Euro 2016: It’s time to go home, but Wales never looked out of place on the international stage

“Don’t take me home,” Wales fans have sung all summer long, ensuring a chant that was introduced to the tournament by England supporters did not exit with Roy Hodgson’s men in the round of 16.

Wales' players salute their fans at the end of the Euro 2016 semifinal soccer match between Portugal and Wales, at the Grand Stade in Decines-Charpieu, near Lyon, France, Wednesday, July 6, 2016. Portugal won 2-0. (AP Photo/Frank Augstein)
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"Don't take me home," Wales fans have sung all summer long, ensuring a chant that was introduced to the tournament by England supporters did not exit with Roy Hodgson's men in the round of 16. After a 2-0 semi-final defeat at the hands of Portugal, though, the time has indeed come for Wales to depart France following an incredible European Championship debut.

The manner in which they have played over the last few weeks makes it easy to forget how inexperienced Wales are at this level. Euro 2016 is the first time they have taken part in an international competition since the 1958 World Cup in Sweden, when Wales failed to win a game and were eliminated in the first knockout round by a Pele-inspired Brazil.

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New ground was broken this summer, the country that is home to just over three million people flying their flag on the continental stage for the first time. And yet Wales did not play like minnows; there were no signs of any sort of inferiority complex among Chris Coleman and his players. Granted, the presence in the side of Gareth Bale – a world-class attacker who has been superb throughout 2016 – meant they could never assume quite the same underdog status as an Iceland or Albania, but Wales’ place in the last four was made possible by their excellent football, terrific team spirit and well-defined game plan, not pluckiness or bravery.

They began with a 2-1 victory against Slovakia, goals from Bale and Hal Robson-Kanu helping Wales to their first ever tournament triumph. It was a fair outcome on the day: Coleman’s side dominated the first half, and although Slovakia had a strong 20-minute spell, after the interval they ultimately did not do enough to deserve a share of the spoils.

A last-gasp 2-1 loss to England followed, with Wales perhaps – at least with the benefit of hindsight – sinking back too deep as they attempted to hold out for a draw. There was no hangover from such a dramatic defeat, though, with Russia obliterated 3-0 in their subsequent match. It was a tremendous performance that secured top spot in Group B, with the Welsh running riot on the counter-attack against a dismally organised opposition.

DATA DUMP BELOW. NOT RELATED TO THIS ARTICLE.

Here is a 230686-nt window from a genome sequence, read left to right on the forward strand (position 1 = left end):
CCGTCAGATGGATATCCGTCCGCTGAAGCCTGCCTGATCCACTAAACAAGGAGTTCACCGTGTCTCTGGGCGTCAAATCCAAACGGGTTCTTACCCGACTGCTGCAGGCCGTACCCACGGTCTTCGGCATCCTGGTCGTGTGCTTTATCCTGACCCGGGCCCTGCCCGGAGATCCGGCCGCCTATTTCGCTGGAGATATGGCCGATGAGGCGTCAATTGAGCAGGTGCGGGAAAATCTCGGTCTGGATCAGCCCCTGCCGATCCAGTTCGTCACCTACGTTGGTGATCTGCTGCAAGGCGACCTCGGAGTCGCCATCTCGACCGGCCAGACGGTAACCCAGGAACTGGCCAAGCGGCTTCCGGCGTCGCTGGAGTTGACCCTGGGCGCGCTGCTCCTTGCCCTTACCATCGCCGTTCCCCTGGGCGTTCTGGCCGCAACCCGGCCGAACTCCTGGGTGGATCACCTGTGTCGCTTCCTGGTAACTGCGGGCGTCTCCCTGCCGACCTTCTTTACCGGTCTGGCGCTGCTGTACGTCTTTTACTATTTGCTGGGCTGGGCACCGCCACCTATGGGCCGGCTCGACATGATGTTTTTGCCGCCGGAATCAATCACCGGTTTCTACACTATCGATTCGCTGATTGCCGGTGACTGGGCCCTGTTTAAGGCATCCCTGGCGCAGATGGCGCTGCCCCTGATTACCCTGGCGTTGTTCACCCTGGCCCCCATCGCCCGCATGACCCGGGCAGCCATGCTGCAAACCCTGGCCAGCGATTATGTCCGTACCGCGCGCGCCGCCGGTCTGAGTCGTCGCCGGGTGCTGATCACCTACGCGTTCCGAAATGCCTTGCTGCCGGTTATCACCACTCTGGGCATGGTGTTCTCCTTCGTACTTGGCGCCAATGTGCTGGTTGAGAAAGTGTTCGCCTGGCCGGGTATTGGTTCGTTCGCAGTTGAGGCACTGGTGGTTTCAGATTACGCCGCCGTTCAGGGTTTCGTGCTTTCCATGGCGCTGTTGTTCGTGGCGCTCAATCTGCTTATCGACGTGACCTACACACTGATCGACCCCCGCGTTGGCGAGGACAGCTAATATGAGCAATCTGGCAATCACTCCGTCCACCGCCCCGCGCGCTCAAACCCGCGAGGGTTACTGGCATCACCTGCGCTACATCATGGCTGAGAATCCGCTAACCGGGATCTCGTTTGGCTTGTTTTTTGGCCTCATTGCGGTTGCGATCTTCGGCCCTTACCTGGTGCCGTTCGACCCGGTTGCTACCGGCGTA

That result set up an all-British last-16 clash with Northern Ireland, a match in which Coleman’s men were frustrated for long periods before eventually making the breakthrough when Gareth McAuley turned in Bale’s wicked cross in the 75th minute. Wales were then much improved against Belgium in the quarter-finals, with one of the pre-tournament favourites deservedly beaten by a team who were sharper, smoother and slicker, not to mention far more coherent and clinical.

Unfortunately for Wales, though, Portugal in the last four was a step too far. The first half on Wednesday was a tight affair, both sides reluctant to press or commit too many bodies forward in case they were caught out on the break. But Fernando Santos’ side saw out the game brilliantly after scoring twice in quick succession in the opening 10 minutes of the first half. The fact that Wales had to turn to Simon Church, Sam Vokes and Jonny Williams – three players who spent last season in the second tier of English football – as their second-half substitutes showcased a relatively shallow talent pool in relation to the type of countries that usually qualify for the semi-finals of international tournaments.

The identity of the replacements also underlined exactly how well Wales have done in France, however. Bale is this team’s leader and stepped up to the plate admirably, but there were also some stellar contributions from Aaron Ramsey, Joe Allen, Ashley Williams, Ben Davies and, somewhat more surprisingly, Jonny Williams, Vokes and Hal Robson-Kanu.

Attention will soon turn towards World Cup qualification, with the race to reach Russia beginning for European sides in early September. On the evidence of their showings at Euro 2016, Wales have every chance of being there.

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